The Iranian government has been successfully scouring Europe for the sophisticated equipment needed to develop a nuclear bomb, according to the latest western intelligence assessment of the country's weapons programmes.
Scientists in Tehran are also shopping for parts for a ballistic missile capable of reaching Europe, with "import requests and acquisitions ... registered almost daily", the report seen by the Guardian concludes.
Both ask, is this bogus or real? As Drum points out:
I don't have any trouble believing that this is true, but on the other hand the "leak" is pretty obviously deliberate and the article gives no indication of what the assessment is based on. What's more, given the track record of western intelligence over the past few years, I'm reluctant to take their conclusions at face value just because they happen to seem believable to me.
I've actually got three reasons I doubt this article. First, I think Drum is wrong. I think we can guess where the most specific allegation in the article--about Iran's attempts to improve its ballistic missile capacity--came from, and it's not a credible source. I find it dubious, too, for the way the article uses a procurement program as evidence for a weapons program--a move used by Charles Duelfer to insinuate that Iraq had a WMD program. Finally, I think the strategic world suggested in the article (and, presumably, in the document) suggests the motivations of its authors, which in turn discredits the claims.
Iran's Ballistic Missiles
The Guardian article ends with the following passage:
The document lists scores of Iranian companies and institutions involved in the arms race. It also details Tehran's growing determination to perfect a ballistic missile capable of delivering warheads far beyond its borders.
It notes that Iran harbours ambitions of developing a space programme, but is currently concentrating on upgrading and extending the range of its Shahab-3 missile, which has a range of 750 miles - capable of reaching Israel.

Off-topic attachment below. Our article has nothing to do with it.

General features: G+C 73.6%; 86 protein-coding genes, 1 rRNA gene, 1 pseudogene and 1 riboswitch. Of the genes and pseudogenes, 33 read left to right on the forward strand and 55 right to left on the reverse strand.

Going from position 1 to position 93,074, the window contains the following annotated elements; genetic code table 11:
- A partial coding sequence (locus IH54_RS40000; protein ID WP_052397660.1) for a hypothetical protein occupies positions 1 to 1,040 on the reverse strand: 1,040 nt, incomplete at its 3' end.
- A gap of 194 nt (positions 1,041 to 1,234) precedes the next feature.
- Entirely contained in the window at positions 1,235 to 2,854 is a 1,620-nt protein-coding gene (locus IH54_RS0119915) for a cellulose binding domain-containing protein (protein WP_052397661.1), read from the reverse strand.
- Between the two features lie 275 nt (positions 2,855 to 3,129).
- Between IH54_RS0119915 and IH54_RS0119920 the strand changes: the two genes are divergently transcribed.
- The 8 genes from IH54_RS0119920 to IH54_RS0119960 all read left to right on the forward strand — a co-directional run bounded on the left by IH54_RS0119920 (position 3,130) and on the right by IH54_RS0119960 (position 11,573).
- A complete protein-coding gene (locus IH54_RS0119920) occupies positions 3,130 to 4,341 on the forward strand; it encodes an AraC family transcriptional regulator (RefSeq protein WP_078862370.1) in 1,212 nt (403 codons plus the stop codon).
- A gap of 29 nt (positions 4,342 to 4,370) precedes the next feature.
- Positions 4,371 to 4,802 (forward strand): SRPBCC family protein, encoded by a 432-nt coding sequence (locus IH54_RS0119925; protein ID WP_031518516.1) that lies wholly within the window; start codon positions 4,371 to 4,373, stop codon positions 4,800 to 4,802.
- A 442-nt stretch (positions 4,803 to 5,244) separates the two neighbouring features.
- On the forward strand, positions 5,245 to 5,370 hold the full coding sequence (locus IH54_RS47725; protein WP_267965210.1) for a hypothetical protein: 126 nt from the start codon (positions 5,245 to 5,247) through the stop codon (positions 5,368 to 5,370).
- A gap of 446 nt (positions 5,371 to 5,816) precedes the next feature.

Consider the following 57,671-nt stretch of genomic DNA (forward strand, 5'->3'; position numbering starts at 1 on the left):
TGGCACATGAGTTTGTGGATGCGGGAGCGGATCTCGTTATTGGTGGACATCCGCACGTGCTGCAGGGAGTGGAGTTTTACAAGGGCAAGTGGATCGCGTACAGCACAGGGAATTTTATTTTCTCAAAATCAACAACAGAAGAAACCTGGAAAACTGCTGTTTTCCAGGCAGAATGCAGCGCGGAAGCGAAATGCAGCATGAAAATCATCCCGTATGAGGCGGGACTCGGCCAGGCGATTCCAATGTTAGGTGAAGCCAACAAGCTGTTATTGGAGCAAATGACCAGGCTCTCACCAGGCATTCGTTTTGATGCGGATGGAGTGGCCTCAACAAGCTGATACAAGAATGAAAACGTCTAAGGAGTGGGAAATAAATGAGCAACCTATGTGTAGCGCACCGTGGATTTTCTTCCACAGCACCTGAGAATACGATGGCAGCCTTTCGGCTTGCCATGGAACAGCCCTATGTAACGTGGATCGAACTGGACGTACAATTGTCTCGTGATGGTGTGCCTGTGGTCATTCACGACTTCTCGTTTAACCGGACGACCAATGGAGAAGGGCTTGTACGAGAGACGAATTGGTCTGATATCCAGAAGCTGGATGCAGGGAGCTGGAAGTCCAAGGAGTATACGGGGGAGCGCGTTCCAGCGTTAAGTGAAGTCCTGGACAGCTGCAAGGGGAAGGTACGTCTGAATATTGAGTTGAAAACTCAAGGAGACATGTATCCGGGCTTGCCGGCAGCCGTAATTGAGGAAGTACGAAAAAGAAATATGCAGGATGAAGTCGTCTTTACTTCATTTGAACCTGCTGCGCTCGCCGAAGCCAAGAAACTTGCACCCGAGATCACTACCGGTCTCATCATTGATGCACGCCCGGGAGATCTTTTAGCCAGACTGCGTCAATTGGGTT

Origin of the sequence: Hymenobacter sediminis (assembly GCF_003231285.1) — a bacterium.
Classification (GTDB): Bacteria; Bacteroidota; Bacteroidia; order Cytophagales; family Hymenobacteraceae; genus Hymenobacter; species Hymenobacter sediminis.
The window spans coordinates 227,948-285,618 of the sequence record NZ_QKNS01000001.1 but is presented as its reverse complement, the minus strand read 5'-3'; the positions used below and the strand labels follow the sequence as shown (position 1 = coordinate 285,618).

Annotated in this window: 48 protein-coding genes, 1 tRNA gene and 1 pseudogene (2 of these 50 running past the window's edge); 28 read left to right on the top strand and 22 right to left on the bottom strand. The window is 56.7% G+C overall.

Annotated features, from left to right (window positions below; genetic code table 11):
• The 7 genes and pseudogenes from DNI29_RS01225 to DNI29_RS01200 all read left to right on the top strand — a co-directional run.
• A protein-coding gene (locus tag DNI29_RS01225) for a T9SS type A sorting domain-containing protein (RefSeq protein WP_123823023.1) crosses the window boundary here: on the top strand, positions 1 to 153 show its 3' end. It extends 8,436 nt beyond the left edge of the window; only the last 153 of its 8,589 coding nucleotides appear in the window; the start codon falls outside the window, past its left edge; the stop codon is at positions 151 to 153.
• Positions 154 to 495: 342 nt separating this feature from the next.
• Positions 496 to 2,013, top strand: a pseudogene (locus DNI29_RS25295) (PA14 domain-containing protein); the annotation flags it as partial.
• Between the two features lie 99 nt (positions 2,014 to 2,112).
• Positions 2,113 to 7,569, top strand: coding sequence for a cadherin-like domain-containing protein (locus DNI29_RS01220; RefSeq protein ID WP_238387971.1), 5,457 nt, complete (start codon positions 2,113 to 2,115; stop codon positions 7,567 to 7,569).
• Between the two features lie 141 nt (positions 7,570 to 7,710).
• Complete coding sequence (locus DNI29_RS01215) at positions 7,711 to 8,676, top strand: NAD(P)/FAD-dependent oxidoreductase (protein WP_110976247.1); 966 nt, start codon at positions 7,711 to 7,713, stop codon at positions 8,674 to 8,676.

Iranian scientists are said to be building wind tunnels to assist in missile design, developing navigation technology, and acquiring metering and calibration technology, motion simulators and x-ray machines designed to examine rocket parts. The next generation of the Shahab ("shooting star" in Persian) should be capable of reaching Austria and Italy.
In other words, one of the chief claims of this long document is that Iran is upgrading its Shahab-3 missile program.
In this post, I describe a recurring claim the Bush Administration has made about Iran's ballistic missile program. Twice before, just after the IAEA judged Iran's nuclear program no to be an immediate threat, press reports of a trove of Iranian documents came out alleging great progress in Iran's ballistic missile program. The problem is, the intelligence that claim is based on is, um, questionable. One day after the report originally came out in November 2004 a Dafna Linzer article revealed the unreliability of the data:
Secretary of State Colin L. Powell shared information with reporters Wednesday about Iran's nuclear program that was classified and based on an unvetted, single source who provided information that two U.S. officials said yesterday was highly significant if true but has not yet been verified.
According to one official with access to the material, a "walk-in" source approached U.S intelligence earlier this month with more than 1,000 pages purported to be Iranian drawings and technical documents, including a nuclear warhead design and modifications to enable Iranian ballistic missiles to deliver an atomic strike. The official agreed to discuss the information on the condition of anonymity and only because Powell had alluded to it publicly.